Deep South Series: Wanaka – Lights, Camera… Studio? Does Central Otago need a giant movie batch

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The government is fast-tracking resource consent for a $280 million film studio near Wānaka, but key figures in the production industry say that is the opposite of what is needed. Video / Provided

The Herald is proud to present the fourth episode of a major new investigative documentary series, Deep South, produced and presented by Crux Productions.

After 20 years, Queenstown Lakes could finally have its studio. Key figures in the production industry say this is the opposite of what is needed.

In December 2021, accelerated consent was granted as part of the Covid-19 recovery response for the construction of a film studio near Wanaka.

The $280 million Silverlight Studio would cover 332 hectares.

It would include reconstructions of Paris, Venice and New York, 10 sound stages and an 11-hectare artificial lake.

Most film studios come to New Zealand to film the special scenery and locations.  Photo / Provided
Most film studios come to New Zealand to film the special scenery and locations. Photo / Provided

The directors of Silverlake suggest that the first sound stages will be completed by 2025, but work has yet to begin.

Phillip Smith, CEO of Great Southern Film and Television, said the studios are the “field of dreams, which never came true”.

He thinks TV and filmmakers come to Central Otago to shoot outdoors and include amazing scenery, not in a studio.

“Queenstown needs weather cover, a sound studio where we can go when it rains,” Smith said.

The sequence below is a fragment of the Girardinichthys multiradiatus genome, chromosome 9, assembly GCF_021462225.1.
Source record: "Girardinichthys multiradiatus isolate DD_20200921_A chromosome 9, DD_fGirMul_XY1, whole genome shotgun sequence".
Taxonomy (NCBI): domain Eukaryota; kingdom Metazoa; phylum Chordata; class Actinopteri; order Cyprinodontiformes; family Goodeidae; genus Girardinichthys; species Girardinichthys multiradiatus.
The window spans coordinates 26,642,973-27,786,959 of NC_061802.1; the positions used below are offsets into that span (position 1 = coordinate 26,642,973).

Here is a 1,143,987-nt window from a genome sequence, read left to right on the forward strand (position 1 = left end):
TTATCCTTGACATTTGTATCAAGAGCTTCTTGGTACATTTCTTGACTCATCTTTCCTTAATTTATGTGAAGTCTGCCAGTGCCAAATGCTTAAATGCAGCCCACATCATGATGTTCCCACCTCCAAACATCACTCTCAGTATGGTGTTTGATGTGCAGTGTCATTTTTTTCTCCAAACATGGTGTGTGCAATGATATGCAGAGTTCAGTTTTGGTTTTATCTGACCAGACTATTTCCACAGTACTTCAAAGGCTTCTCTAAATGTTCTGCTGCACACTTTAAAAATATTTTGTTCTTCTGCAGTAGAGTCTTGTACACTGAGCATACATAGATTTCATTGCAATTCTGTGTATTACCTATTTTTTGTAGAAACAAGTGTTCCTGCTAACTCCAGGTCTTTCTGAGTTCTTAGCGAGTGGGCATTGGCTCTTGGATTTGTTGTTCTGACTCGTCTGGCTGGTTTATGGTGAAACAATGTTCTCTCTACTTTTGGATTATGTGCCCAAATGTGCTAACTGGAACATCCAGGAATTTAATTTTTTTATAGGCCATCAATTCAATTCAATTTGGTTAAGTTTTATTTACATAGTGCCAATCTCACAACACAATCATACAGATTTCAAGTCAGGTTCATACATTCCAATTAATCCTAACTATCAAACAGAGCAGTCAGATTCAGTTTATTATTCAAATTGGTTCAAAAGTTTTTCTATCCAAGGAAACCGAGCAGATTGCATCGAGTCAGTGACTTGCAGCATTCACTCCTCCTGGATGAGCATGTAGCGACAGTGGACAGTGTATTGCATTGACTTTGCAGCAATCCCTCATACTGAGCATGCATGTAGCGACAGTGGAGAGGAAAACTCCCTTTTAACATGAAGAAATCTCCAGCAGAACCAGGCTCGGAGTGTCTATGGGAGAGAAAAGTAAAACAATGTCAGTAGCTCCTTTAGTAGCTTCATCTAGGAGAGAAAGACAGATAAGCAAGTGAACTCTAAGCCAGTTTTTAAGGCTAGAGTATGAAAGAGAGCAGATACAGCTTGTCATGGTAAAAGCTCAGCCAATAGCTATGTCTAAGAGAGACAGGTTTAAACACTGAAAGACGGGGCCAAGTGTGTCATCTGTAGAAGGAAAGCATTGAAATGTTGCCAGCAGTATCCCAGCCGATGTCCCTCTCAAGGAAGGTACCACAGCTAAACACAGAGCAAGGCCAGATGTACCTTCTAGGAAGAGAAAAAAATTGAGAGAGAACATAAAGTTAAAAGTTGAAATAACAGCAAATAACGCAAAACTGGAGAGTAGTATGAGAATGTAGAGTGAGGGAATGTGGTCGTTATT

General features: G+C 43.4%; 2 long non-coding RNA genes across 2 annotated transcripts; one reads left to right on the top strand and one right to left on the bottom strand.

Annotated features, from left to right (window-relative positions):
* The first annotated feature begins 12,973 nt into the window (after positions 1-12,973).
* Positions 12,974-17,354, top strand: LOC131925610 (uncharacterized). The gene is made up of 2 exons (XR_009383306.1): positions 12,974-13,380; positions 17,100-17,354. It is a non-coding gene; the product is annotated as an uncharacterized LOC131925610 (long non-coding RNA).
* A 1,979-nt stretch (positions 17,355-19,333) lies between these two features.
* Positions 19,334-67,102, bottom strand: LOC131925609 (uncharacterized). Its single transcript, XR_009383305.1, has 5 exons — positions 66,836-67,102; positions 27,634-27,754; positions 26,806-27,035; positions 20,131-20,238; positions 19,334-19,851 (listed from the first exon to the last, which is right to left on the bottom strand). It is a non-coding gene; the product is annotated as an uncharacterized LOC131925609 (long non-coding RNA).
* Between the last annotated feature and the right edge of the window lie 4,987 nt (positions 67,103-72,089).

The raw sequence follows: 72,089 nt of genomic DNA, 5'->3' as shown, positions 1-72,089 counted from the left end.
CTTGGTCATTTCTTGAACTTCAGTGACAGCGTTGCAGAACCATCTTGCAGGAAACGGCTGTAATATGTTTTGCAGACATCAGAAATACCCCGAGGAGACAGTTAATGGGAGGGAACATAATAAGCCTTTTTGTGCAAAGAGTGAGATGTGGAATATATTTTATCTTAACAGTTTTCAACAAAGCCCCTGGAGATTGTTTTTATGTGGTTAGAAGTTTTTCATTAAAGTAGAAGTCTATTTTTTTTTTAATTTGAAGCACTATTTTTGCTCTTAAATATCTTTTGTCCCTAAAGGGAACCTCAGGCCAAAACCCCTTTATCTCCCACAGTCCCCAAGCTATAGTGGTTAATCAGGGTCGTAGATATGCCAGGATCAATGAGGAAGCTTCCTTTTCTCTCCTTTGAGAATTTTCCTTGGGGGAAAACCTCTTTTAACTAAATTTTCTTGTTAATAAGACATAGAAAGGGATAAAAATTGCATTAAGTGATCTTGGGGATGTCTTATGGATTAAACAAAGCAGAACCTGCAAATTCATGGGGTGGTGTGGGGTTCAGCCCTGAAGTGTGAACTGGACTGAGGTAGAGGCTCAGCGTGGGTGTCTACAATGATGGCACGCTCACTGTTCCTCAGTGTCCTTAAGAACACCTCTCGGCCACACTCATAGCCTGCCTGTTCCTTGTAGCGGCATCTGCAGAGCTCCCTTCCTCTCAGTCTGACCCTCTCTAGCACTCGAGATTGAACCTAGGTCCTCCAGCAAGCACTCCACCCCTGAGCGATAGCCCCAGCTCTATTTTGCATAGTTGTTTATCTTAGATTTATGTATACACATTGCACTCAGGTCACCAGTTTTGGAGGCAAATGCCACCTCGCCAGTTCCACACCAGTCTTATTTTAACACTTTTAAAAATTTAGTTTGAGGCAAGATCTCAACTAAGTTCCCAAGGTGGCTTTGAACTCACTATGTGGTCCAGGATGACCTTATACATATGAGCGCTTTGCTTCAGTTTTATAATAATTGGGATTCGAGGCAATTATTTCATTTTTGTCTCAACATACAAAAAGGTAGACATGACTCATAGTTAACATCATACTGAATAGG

“Yes, a studio of some scale is needed here, not a dream of something huge that could happen here in the future,” he said.

Virtual production is a virtual filmmaking technique that uses camera tracking technology.  Photo / Provided
Virtual production is a virtual filmmaking technique that uses camera tracking technology. Photo / Provided

Today, a new technology has emerged that could change the way screens are produced and make large studios redundant.

Virtual Production is a virtual filmmaking technique that uses camera tracking technology, LED screen technology, and a real-time 3D engine to essentially replace what would have been a traditional green screen studio workflow. .

Simon Waterhouse, managing director of Resonate, a small film production company in Christchurch, has developed a virtual production prototype.

Waterhouse says there are things you would never dream of doing on location that you can do in virtual production.

“In one of our films, we shot a sunset over two days. It would have been five minutes of light on a real location, we managed to stretch it over two days,” Waterhouse said.

“You have the ability to move trees and move buildings,” he said.

Virtual production is going to disrupt the way we make films in New Zealand in the future.  Photo / Provided
Virtual production is going to disrupt the way we make films in New Zealand in the future. Photo / Provided

Virtual production will disrupt the way films are made in New Zealand in the future.

The Silverlight Studio project team has kept a low profile amid concerns that their projects may in fact be focused on real estate or tourism.

The New Zealand display industry is worth over $3.5 billion and employs over 21,000 people. Taking the wrong strategic direction could therefore have serious economic and social consequences.


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